According to a study conducted by Lidy Pelsser, MD and colleagues from the ADHD Research Center in Eindhoven, Netherlands, a limited diet program helps provide relief from the symptoms of ADHD. The study, published at The Lancet showed that 64% of the children who were part of the study experienced a significant reduction of symptoms when they underwent a selective diet while no improvement were noted for children who did not modify their diets.
The researchers recommended that dietary intervention be considered for children with ADHD, preceded by a process of elimination to find out which foods children are reacting to.
However, the study's systematic diet elimination gained mixed reactions from other practitioners in the field. Some believe that the study's results are not unexpected, and that dietary and other environmental factors are important when helping children with ADHD.
Some are a bit more skeptical about the study. Harvey Leo, an immunologist and allergist at the University of Michigan said in an interview, "There are severe limitations to this study, and after reviewing the current paper, I do not think any of the data presented [have] any true validity." He also criticized the lack of data about the exact makeup of the diet in the study as well as no strict monitoring of the subjects' compliance to the diet recommendation.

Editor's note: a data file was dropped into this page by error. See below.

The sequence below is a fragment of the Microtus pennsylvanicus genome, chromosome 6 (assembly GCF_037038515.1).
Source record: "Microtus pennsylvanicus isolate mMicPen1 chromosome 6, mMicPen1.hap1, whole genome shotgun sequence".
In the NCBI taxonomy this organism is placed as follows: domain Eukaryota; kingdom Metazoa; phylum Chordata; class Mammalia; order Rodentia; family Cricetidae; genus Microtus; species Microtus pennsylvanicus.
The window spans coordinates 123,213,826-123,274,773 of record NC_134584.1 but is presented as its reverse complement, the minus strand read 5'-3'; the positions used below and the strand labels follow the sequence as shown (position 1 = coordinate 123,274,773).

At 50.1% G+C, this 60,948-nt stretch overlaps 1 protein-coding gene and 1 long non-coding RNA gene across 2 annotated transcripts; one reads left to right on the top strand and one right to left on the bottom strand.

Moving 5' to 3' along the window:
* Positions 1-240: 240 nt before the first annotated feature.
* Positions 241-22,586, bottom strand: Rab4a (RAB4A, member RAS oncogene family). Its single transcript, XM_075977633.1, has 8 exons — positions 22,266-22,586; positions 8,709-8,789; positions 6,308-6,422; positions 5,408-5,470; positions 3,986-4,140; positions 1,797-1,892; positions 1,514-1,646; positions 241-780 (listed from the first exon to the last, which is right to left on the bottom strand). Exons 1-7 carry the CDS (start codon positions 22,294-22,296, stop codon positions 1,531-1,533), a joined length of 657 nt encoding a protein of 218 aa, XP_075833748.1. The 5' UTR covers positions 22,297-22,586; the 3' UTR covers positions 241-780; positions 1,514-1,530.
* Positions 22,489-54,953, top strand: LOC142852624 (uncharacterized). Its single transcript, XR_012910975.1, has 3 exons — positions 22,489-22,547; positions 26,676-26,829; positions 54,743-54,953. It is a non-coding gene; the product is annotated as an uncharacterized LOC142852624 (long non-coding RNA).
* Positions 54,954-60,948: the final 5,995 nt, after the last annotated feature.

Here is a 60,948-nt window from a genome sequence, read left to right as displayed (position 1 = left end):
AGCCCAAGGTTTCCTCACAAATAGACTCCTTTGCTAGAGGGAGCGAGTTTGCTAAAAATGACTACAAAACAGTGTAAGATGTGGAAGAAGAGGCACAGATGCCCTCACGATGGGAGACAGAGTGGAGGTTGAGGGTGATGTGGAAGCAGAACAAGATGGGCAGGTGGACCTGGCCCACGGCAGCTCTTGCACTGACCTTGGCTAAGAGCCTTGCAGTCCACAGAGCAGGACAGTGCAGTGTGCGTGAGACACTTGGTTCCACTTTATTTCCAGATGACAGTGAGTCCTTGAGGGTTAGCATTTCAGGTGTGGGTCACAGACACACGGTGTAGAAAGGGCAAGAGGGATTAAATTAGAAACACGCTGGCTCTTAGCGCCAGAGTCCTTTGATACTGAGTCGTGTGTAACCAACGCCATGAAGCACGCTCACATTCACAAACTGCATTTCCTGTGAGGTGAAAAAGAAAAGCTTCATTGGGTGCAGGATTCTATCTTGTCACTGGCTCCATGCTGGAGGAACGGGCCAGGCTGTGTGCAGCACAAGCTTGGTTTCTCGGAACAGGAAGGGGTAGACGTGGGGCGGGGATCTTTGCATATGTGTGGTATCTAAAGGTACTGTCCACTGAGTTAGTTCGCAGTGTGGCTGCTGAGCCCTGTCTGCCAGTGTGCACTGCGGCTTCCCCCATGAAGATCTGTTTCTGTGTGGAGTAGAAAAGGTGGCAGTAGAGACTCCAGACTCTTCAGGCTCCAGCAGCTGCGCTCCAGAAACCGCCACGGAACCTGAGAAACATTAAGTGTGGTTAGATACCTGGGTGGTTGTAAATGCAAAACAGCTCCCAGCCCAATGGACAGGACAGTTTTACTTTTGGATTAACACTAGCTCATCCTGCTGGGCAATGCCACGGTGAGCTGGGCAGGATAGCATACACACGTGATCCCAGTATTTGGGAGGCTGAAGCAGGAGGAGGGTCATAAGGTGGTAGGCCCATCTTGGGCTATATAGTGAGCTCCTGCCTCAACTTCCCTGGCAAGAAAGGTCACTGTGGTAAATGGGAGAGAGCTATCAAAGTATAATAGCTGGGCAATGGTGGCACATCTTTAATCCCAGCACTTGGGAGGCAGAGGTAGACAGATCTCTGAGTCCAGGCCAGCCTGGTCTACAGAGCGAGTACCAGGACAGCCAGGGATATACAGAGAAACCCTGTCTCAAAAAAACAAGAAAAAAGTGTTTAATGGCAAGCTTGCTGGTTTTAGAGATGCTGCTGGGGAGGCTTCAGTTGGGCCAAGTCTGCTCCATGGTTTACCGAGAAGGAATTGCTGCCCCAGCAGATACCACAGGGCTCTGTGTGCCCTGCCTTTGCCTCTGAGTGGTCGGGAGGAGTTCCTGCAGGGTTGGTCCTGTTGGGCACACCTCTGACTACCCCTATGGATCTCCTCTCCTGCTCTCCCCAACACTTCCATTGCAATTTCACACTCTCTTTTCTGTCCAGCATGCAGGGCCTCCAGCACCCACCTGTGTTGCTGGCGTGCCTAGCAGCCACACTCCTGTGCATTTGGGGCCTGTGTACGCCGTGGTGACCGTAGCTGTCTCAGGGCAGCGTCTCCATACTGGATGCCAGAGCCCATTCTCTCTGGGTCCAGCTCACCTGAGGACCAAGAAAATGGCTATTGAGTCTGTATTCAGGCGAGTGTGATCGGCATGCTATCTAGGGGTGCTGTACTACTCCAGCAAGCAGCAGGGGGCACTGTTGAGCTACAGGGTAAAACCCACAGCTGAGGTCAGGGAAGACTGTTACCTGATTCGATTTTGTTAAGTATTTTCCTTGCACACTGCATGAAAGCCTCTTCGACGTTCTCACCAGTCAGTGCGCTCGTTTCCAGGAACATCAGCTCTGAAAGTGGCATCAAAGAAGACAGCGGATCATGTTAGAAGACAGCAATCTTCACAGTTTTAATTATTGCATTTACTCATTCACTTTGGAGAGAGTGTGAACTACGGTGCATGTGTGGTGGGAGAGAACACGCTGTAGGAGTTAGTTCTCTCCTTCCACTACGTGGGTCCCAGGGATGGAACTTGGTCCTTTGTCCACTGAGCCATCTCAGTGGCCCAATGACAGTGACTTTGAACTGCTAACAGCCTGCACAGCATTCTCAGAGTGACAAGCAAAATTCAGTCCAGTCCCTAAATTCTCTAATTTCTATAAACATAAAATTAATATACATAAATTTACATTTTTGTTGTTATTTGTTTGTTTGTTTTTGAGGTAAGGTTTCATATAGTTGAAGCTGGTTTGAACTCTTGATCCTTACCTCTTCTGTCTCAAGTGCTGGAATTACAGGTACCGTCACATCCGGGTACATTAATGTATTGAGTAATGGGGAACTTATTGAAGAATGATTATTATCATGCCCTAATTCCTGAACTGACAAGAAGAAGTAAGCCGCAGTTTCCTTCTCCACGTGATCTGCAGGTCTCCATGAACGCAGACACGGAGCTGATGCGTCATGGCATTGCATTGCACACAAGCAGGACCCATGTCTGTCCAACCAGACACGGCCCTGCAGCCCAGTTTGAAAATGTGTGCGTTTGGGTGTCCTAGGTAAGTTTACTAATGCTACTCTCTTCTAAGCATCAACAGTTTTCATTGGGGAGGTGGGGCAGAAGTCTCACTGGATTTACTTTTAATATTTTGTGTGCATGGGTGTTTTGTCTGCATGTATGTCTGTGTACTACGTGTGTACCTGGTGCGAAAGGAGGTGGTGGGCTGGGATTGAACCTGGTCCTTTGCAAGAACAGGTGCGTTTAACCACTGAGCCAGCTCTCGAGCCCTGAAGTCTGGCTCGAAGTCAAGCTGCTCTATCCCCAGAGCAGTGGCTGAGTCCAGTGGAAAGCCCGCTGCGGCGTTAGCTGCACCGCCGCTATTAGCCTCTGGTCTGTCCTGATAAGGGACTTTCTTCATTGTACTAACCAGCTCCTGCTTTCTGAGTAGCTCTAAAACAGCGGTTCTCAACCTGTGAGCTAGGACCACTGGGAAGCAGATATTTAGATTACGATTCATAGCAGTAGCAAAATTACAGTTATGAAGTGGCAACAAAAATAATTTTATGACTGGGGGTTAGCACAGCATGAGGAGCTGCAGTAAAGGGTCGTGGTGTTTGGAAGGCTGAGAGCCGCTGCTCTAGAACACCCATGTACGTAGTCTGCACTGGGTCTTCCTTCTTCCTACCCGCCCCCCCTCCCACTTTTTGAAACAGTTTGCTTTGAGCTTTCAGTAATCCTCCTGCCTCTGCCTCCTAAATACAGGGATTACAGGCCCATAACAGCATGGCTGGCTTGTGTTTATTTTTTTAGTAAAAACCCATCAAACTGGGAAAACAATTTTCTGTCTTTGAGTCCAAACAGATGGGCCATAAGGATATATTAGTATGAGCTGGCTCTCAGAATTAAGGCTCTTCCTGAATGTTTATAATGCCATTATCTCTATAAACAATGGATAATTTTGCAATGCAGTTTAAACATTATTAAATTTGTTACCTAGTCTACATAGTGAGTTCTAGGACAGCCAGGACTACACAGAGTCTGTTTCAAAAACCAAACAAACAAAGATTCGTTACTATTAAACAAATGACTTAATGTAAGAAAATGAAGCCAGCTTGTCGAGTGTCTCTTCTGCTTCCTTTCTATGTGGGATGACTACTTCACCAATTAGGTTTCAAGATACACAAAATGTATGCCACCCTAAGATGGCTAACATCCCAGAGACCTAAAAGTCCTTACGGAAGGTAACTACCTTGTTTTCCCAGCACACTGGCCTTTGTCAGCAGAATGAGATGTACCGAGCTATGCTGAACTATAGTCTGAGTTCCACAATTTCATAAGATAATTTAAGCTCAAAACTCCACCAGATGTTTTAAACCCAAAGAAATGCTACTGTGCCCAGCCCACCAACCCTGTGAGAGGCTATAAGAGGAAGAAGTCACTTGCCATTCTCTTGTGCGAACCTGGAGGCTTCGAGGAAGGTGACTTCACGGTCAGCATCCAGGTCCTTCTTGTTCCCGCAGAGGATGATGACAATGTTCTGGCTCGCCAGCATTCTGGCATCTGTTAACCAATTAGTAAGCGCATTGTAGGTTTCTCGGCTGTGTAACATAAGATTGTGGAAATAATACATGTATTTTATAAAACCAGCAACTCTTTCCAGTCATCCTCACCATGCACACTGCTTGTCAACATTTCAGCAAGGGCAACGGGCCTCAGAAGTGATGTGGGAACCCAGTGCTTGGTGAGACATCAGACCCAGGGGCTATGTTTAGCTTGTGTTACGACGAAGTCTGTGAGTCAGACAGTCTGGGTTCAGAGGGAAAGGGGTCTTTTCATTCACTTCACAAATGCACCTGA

He theorizes that the children with ADHD responded more to the structure of being part of the test subjects rather than the benefit of the controlled diet itself.
Some see the study as "interesting but flawed", especially since the test subjects knew that they were being monitored for the study. Others maintained that studies conducted over several decades failed to produce consistent data, and so one study does not really make much difference when seen in a bigger context.
According to the Centers for Disease Control and Prevention, 9.5% of school-aged children in the US have ADHD.